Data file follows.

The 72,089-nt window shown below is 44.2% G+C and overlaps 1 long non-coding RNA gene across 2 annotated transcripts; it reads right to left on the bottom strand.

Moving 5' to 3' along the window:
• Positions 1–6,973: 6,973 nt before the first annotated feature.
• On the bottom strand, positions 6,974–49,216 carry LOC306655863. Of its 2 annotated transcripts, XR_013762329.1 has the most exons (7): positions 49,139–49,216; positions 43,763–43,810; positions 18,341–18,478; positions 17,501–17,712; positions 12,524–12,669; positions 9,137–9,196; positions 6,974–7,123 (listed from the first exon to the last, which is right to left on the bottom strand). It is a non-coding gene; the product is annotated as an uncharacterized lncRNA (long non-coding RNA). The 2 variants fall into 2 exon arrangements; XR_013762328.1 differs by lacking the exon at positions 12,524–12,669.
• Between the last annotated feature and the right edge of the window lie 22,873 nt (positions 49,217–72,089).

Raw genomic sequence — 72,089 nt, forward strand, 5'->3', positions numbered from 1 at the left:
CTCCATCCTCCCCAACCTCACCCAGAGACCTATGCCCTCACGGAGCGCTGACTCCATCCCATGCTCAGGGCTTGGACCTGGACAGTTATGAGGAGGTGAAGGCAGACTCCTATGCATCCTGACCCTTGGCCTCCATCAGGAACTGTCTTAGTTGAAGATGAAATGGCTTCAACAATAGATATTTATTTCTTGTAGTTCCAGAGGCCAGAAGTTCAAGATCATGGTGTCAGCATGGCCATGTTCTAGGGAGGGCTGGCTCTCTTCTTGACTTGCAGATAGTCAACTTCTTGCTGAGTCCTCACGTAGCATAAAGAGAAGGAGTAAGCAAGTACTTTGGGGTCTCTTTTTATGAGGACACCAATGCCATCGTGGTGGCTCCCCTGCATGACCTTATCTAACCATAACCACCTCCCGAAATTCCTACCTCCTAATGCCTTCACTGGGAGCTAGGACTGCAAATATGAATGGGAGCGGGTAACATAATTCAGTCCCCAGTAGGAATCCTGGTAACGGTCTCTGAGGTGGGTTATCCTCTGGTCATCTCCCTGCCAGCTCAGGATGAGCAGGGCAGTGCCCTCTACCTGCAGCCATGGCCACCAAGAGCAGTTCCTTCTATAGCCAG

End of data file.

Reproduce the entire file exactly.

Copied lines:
The 72,089-nt window shown below is 44.2% G+C and overlaps 1 long non-coding RNA gene across 2 annotated transcripts; it reads right to left on the bottom strand.

Moving 5' to 3' along the window:
• Positions 1–6,973: 6,973 nt before the first annotated feature.
• On the bottom strand, positions 6,974–49,216 carry LOC306655863. Of its 2 annotated transcripts, XR_013762329.1 has the most exons (7): positions 49,139–49,216; positions 43,763–43,810; positions 18,341–18,478; positions 17,501–17,712; positions 12,524–12,669; positions 9,137–9,196; positions 6,974–7,123 (listed from the first exon to the last, which is right to left on the bottom strand). It is a non-coding gene; the product is annotated as an uncharacterized lncRNA (long non-coding RNA). The 2 variants fall into 2 exon arrangements; XR_013762328.1 differs by lacking the exon at positions 12,524–12,669.
• Between the last annotated feature and the right edge of the window lie 22,873 nt (positions 49,217–72,089).

Raw genomic sequence — 72,089 nt, forward strand, 5'->3', positions numbered from 1 at the left:
CTCCATCCTCCCCAACCTCACCCAGAGACCTATGCCCTCACGGAGCGCTGACTCCATCCCATGCTCAGGGCTTGGACCTGGACAGTTATGAGGAGGTGAAGGCAGACTCCTATGCATCCTGACCCTTGGCCTCCATCAGGAACTGTCTTAGTTGAAGATGAAATGGCTTCAACAATAGATATTTATTTCTTGTAGTTCCAGAGGCCAGAAGTTCAAGATCATGGTGTCAGCATGGCCATGTTCTAGGGAGGGCTGGCTCTCTTCTTGACTTGCAGATAGTCAACTTCTTGCTGAGTCCTCACGTAGCATAAAGAGAAGGAGTAAGCAAGTACTTTGGGGTCTCTTTTTATGAGGACACCAATGCCATCGTGGTGGCTCCCCTGCATGACCTTATCTAACCATAACCACCTCCCGAAATTCCTACCTCCTAATGCCTTCACTGGGAGCTAGGACTGCAAATATGAATGGGAGCGGGTAACATAATTCAGTCCCCAGTAGGAATCCTGGTAACGGTCTCTGAGGTGGGTTATCCTCTGGTCATCTCCCTGCCAGCTCAGGATGAGCAGGGCAGTGCCCTCTACCTGCAGCCATGGCCACCAAGAGCAGTTCCTTCTATAGCCAG